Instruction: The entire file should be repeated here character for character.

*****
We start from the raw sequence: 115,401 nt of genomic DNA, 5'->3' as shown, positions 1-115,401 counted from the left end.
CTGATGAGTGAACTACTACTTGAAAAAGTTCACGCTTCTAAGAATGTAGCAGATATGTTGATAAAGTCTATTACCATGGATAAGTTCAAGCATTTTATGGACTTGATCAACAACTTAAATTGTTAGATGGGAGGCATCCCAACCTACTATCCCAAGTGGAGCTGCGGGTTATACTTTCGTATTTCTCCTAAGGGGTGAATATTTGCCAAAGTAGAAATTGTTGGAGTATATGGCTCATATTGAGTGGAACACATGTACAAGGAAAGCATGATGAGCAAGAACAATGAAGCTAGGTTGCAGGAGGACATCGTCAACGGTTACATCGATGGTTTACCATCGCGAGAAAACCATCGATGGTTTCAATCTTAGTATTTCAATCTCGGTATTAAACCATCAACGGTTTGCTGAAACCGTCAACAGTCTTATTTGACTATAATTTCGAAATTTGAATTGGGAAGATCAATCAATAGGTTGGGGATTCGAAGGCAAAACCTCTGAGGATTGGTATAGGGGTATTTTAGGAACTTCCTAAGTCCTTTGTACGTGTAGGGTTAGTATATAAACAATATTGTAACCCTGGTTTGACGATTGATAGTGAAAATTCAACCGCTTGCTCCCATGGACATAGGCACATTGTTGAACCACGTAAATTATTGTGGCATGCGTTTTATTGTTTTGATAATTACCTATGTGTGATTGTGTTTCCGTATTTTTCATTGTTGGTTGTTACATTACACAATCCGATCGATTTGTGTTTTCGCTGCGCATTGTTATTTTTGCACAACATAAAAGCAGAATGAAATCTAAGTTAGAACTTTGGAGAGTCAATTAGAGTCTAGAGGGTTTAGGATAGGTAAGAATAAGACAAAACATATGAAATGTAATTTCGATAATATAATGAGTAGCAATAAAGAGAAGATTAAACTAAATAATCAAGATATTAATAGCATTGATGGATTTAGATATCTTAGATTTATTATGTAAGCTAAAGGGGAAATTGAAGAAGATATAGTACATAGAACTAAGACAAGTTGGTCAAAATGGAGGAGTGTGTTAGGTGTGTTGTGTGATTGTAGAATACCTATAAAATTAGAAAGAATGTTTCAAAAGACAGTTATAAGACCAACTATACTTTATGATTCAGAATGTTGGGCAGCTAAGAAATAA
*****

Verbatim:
We start from the raw sequence: 115,401 nt of genomic DNA, 5'->3' as shown, positions 1-115,401 counted from the left end.
CTGATGAGTGAACTACTACTTGAAAAAGTTCACGCTTCTAAGAATGTAGCAGATATGTTGATAAAGTCTATTACCATGGATAAGTTCAAGCATTTTATGGACTTGATCAACAACTTAAATTGTTAGATGGGAGGCATCCCAACCTACTATCCCAAGTGGAGCTGCGGGTTATACTTTCGTATTTCTCCTAAGGGGTGAATATTTGCCAAAGTAGAAATTGTTGGAGTATATGGCTCATATTGAGTGGAACACATGTACAAGGAAAGCATGATGAGCAAGAACAATGAAGCTAGGTTGCAGGAGGACATCGTCAACGGTTACATCGATGGTTTACCATCGCGAGAAAACCATCGATGGTTTCAATCTTAGTATTTCAATCTCGGTATTAAACCATCAACGGTTTGCTGAAACCGTCAACAGTCTTATTTGACTATAATTTCGAAATTTGAATTGGGAAGATCAATCAATAGGTTGGGGATTCGAAGGCAAAACCTCTGAGGATTGGTATAGGGGTATTTTAGGAACTTCCTAAGTCCTTTGTACGTGTAGGGTTAGTATATAAACAATATTGTAACCCTGGTTTGACGATTGATAGTGAAAATTCAACCGCTTGCTCCCATGGACATAGGCACATTGTTGAACCACGTAAATTATTGTGGCATGCGTTTTATTGTTTTGATAATTACCTATGTGTGATTGTGTTTCCGTATTTTTCATTGTTGGTTGTTACATTACACAATCCGATCGATTTGTGTTTTCGCTGCGCATTGTTATTTTTGCACAACATAAAAGCAGAATGAAATCTAAGTTAGAACTTTGGAGAGTCAATTAGAGTCTAGAGGGTTTAGGATAGGTAAGAATAAGACAAAACATATGAAATGTAATTTCGATAATATAATGAGTAGCAATAAAGAGAAGATTAAACTAAATAATCAAGATATTAATAGCATTGATGGATTTAGATATCTTAGATTTATTATGTAAGCTAAAGGGGAAATTGAAGAAGATATAGTACATAGAACTAAGACAAGTTGGTCAAAATGGAGGAGTGTGTTAGGTGTGTTGTGTGATTGTAGAATACCTATAAAATTAGAAAGAATGTTTCAAAAGACAGTTATAAGACCAACTATACTTTATGATTCAGAATGTTGGGCAGCTAAGAAATAA